The first good thing – it seems like such a luxury to be able to use a phone for days on end without charging! Two days without having to plug in my phone was a godsend! It was also great during lectures to not have a LED light distracting me, reminding me that I had someone messaging me on Facebook, but during a meeting I kept trying to reach the phone in my pocket every five minutes. It felt like trying to reach an extension of my limb – something that should have always been there but was gone. It also helped a lot communicating with friends as I just could not be bothered to reply to long messages (no qwerty keyboard) which forced me to actually call people. Communication is clearer and more direct when we speak to someone as it reduces the margin for misinterpretation (something that I tend to suffer from as I tend to be ironic/direct through text and it doesn’t translate well). Going to the gym was also simpler as again no notifications or blinks meant I could focus more on working out. What seemed difficult, however, was living without apps. Every time I visited a new coffee shop I could not tag it, I couldn’t take a photo of something I thought was nice and sometimes if I had to speak to someone on Facebook I had to wait until I was back home for it to happen.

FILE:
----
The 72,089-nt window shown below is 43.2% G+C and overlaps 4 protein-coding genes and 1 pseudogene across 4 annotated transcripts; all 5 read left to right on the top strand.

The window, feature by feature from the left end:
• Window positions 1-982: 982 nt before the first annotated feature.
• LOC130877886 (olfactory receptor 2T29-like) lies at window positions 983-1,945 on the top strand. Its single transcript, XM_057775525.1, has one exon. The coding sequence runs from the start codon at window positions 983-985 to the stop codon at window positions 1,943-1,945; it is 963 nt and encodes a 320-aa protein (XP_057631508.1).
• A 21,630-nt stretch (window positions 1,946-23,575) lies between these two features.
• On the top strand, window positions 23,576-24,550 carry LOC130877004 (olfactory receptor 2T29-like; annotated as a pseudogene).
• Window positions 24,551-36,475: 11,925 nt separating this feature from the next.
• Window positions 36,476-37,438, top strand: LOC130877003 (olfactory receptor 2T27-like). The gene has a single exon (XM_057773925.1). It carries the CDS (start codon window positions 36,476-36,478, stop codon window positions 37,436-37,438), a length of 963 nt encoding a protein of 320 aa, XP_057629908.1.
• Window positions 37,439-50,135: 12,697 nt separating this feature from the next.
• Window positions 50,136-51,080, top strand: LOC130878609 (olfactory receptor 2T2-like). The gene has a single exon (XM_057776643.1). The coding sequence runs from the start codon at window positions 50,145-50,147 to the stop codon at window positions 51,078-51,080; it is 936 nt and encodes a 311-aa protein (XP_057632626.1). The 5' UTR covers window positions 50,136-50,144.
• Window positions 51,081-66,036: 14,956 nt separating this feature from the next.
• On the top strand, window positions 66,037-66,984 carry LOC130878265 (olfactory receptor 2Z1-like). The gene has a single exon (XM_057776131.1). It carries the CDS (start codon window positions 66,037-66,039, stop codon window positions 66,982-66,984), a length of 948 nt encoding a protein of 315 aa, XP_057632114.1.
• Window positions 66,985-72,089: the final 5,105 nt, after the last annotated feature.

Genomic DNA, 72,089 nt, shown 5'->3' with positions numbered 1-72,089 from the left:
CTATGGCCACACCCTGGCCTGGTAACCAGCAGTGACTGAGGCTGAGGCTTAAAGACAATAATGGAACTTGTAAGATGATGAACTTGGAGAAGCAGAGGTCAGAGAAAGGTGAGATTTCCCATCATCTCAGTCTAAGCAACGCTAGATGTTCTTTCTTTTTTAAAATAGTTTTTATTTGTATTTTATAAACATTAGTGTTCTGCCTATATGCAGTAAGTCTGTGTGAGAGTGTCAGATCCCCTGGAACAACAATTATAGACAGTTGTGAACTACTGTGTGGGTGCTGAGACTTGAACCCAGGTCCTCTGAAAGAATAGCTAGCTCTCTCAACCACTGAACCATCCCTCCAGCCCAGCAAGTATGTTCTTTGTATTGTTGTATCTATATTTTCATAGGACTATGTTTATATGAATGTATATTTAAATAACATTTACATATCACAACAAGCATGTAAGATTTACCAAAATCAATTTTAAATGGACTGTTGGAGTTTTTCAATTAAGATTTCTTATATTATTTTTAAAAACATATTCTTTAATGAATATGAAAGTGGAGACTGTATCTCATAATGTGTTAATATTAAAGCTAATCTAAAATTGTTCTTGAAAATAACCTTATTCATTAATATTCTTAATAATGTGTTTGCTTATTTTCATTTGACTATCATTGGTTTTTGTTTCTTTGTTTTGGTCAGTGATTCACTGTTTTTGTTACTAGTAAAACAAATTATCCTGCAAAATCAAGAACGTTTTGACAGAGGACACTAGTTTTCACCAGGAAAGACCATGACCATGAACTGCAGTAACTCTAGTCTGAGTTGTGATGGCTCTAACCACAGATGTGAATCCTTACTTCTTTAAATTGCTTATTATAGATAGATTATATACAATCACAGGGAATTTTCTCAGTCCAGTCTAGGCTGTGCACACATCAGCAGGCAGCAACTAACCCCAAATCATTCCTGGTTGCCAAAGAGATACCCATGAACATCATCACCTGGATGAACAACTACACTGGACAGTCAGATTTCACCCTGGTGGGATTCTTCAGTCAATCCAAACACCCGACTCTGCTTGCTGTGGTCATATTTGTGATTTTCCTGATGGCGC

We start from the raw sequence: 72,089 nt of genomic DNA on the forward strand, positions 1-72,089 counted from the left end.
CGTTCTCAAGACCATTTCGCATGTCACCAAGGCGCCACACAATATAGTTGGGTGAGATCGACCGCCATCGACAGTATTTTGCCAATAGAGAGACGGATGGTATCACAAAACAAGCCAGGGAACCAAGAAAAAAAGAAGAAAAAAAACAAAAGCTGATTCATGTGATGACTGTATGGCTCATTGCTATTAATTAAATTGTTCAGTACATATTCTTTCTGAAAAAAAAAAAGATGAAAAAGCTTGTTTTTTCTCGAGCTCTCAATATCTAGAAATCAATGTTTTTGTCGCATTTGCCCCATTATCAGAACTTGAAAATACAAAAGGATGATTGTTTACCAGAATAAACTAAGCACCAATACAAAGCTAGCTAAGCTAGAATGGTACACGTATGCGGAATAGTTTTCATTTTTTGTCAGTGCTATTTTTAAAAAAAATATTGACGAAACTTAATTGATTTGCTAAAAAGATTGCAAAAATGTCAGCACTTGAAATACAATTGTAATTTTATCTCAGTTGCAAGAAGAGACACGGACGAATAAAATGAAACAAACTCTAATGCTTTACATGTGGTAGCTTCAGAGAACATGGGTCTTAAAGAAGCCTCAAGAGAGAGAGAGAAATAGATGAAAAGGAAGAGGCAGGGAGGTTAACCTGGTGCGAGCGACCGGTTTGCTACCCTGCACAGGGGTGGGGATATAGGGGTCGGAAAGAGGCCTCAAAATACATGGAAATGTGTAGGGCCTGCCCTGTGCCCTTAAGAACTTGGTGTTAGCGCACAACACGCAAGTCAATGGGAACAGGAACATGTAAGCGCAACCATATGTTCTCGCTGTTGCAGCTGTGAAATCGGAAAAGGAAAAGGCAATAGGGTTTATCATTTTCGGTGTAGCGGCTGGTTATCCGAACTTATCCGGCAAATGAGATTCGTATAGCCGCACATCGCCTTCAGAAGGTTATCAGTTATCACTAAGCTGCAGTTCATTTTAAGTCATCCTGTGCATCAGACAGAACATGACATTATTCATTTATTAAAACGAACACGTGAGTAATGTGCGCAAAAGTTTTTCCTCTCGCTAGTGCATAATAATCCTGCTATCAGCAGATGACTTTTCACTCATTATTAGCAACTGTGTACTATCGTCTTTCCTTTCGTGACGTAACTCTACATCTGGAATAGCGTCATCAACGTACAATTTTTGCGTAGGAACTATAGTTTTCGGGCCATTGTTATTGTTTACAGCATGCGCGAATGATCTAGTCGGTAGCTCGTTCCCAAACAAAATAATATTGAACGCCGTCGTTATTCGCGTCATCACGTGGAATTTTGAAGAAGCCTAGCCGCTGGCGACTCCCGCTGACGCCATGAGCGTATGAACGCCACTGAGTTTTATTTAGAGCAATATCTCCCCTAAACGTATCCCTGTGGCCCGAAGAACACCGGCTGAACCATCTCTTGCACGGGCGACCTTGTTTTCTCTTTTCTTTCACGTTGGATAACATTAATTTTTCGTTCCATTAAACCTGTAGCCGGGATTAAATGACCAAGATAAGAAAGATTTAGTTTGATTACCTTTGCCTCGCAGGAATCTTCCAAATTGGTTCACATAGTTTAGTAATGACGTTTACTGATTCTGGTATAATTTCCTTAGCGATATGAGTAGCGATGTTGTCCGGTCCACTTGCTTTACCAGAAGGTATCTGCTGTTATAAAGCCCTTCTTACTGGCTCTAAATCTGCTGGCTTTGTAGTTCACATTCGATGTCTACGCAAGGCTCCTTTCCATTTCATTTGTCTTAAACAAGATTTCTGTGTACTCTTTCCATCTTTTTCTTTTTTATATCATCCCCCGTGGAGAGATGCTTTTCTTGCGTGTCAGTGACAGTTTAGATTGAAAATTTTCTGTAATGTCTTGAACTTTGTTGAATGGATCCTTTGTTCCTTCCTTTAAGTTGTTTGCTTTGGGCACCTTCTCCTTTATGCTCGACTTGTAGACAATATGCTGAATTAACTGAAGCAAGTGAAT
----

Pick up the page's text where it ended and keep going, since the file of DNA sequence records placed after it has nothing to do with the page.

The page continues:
Another thing was planning – I am not the greatest planner out there so it is great to be able to use GPS and check train times on the go. I don’t ever use the internet for that before leaving the house and that has led me to getting lost a few times. I blame that on “instant” technology actually making me lazy so that I didn’t bother thinking ahead, rather than pointing the finger at the smart-phone itself. The experiment was supposed to last four weeks but came to an abrupt halt at the end of the third one – whilst going clubbing for my flatmate’s birthday someone thought it’d be a good idea to steal my RAZR. I was actually very surprised at that – I mean, really? So I did not survive the fourth week without it through “outside influences”. The outcome? I have learned to control myself a bit more now – I don’t take my phone with me to the gym, taking only the iPod instead. That means I can work out without being disturbed unnecessarily. I avoid texting more now and keep it only to friends who are generally busy. Communication with my best friend has improved massively, to the point where now he will sometimes say “Call me”, instead of typing up his diary on Whatsapp. I have learned how to control myself a bit more with some apps and keep my smartphone now primarily to make calls (I pay for unlimited minutes, I might as well use them). The best thing from the experience is to realise that I don’t need to be online all the time. It is really annoying to have coffee with the top of someone’s head while they stare unflinchingly at their smartphone screen. Sometimes being unreachable is a good thing: when you talk less often you have more to talk about when you see each other again. It also meant that only some people would contact me regularly on the RAZR – it is a sad truth, but using social apps like Facebook chat or Whatsapp becomes so easy when you are bored that you end up creating more shallow connections with people that you are not really friends with. They mostly fill a temporary need and kill time. So smartphones are probably not essential and upgrading every two years for one with a better resolution or camera focus will be unlikely to improve your life massively. Being able to contact your 350 friends on Facebook probably won’t either. Start paying more attention to those who contact you more often and in different ways, people that want to see you regularly for coffee and as chat. Paying attention to those people certainly improved mine.